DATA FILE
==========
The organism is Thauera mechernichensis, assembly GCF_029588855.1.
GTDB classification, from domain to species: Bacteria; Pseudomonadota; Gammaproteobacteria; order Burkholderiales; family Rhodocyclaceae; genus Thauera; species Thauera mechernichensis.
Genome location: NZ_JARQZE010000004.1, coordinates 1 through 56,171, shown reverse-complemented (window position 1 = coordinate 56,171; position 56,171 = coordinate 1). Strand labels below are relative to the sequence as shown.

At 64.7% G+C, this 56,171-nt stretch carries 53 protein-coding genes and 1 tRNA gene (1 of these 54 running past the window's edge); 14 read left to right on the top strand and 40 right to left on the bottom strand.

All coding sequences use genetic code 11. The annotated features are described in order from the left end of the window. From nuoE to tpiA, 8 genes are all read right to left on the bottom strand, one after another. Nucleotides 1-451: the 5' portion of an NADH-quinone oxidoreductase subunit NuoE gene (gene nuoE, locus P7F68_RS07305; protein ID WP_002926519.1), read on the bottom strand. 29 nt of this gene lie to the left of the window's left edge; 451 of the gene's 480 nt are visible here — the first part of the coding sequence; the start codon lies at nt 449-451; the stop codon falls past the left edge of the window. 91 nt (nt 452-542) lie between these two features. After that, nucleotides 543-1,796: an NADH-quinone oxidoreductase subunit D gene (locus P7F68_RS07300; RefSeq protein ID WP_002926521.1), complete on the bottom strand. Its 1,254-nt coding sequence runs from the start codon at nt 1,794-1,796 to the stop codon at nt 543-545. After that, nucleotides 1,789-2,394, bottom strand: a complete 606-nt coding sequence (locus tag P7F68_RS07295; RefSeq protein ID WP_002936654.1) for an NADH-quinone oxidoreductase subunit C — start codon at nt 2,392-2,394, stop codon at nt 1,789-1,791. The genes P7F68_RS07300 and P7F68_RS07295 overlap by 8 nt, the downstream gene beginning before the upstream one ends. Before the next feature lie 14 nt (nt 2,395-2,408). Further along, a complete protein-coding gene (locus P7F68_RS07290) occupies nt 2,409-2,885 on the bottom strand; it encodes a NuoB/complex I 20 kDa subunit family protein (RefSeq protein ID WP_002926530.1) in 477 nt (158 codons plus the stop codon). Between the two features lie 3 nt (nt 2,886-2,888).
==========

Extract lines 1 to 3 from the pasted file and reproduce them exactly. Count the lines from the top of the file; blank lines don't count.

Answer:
The organism is Thauera mechernichensis, assembly GCF_029588855.1.
GTDB classification, from domain to species: Bacteria; Pseudomonadota; Gammaproteobacteria; order Burkholderiales; family Rhodocyclaceae; genus Thauera; species Thauera mechernichensis.
Genome location: NZ_JARQZE010000004.1, coordinates 1 through 56,171, shown reverse-complemented (window position 1 = coordinate 56,171; position 56,171 = coordinate 1). Strand labels below are relative to the sequence as shown.